A great man is one who collects knowledge the way a bee collects honey and uses it to help people overcome the difficulties they endure - hunger, ignorance and disease!
- Nikola Tesla

Remember, remember always, that all of us, and you and I especially, are descended from immigrants and revolutionists.
- Franklin Roosevelt

While their territory has been devastated and their homes despoiled, the spirit of the Serbian people has not been broken.
- Woodrow Wilson

Imprints in the Landscape: Serbian Toponyms in North America

Marinel Mandreš
Wilfrid Laurier University

Complementing an earlier article that identified Serbian place-names throughout the world, this composition concentrates upon commemorative appellations in the United States and Canada.1 It examines the historical circumstances by which existing, mistaken, altered, and apparent place-names arose; it also attempts to establish a naming pattern. North American geographical nomenclature includes numerous foreign designations that were not randomly chosen. Representing the intersection of geography and history, place-names preserve various aspects of a country’s national and cultural heritage that might otherwise be overlooked or forgotten by successive generations. Bestowed by early immigrants or offered by postal authorities and entrepreneurs, toponyms of a definite Serbian origin reflect prevailing attitudes towards Serbia and Montenegro at the time of their designation.

Existing Toponyms

An investigation of contemporary nomenclature inevitably involves historical anecdotes and a recounting of the personalities and events that produced them. Reasons for the naming of most places were determined. Some historical sources provide incomplete, speculative, and possibly incorrect information regarding place-name origins due to omissions, digressive explanations, and/or an absence of detailed documentation. Locally invented and recounted ex post facto explanations of probable origins should not be considered as definitive accounts. Extensive correspondence was maintained with several historical societies in an effort to ensure factual accuracy when exceedingly limited published data was available. Records related to the founding of some communities are elusive or no longer exist. In the absence of other reliable information, post office opening and closing dates provided clues as to when asettlement was established, active, and declined. It was impossible to investigate “paper towns” created by land speculators during the 1800s.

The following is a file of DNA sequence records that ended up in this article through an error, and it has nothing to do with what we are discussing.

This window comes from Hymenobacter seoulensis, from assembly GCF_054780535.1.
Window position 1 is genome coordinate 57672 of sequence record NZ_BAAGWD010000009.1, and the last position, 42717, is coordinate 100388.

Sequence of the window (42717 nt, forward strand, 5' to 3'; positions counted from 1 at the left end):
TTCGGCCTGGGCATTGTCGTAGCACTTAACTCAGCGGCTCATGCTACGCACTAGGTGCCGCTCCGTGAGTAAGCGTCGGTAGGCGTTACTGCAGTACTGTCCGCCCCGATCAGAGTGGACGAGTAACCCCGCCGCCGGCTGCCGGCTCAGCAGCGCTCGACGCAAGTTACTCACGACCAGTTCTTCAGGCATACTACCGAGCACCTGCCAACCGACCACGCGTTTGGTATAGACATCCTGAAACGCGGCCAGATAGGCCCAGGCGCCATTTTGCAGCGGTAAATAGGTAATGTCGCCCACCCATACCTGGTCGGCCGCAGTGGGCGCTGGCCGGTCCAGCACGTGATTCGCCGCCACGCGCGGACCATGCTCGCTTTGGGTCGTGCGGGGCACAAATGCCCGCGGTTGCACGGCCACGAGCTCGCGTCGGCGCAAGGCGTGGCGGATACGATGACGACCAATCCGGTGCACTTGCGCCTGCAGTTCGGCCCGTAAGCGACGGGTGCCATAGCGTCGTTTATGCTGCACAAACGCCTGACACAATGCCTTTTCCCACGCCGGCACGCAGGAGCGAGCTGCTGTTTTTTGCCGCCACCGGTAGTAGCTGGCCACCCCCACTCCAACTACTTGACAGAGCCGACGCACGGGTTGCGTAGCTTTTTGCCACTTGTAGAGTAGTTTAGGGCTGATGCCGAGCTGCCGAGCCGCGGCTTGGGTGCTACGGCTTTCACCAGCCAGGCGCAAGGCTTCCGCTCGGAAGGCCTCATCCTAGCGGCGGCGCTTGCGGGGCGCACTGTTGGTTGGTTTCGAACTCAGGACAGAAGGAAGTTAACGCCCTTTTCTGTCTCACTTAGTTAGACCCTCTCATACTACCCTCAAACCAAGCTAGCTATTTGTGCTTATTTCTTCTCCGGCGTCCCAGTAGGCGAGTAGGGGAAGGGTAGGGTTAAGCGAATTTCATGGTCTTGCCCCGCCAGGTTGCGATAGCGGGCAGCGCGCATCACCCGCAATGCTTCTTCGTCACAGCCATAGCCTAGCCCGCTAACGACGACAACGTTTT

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Source: Serbian Studies

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Marko Kratohvil

Marko Kratohvil was born in Belgrade in 1958.He graduated and received a master’s degree in sculpture at the Belgrade Academy of Fine Arts in the class of Professor Nikola Koka Jankovic.

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Jesus Christ Is The Same Yesterday Today And Unto the Ages

In this latest and, in every respect, meaningful study, Bishop Athanasius, in the manner of the Holy Fathers, and firmly relying upon the Apostles John and Paul, argues that the Old Testament name of God, “YHWH,” a revealed to Moses at Sinai, was translated by both Apostles (both being Hebrews) into the language of the New Testament in a completely original and articulate manner.  In this sense, they do not follow the Septuagint, in which the name, “YHWH,” appears together with the phrase “the one who is”, a word which is, in a certain sense, a philosophical-ontological translation (that term would undoubtedly become significant for the conversion of the Greeks in the Gospels).  The two Apostles, rather, translate this in a providential, historical-eschatological, i.e. in a specifically Christological sense.  Thus, John carries the word “YHWH” over with “the One Who Is, Who was and Who is to Come” (Rev. 1:8 & 22…), while for Paul “Jesus Christ is the Same Yesterday, Today and Unto the Ages” (Heb. 13:8).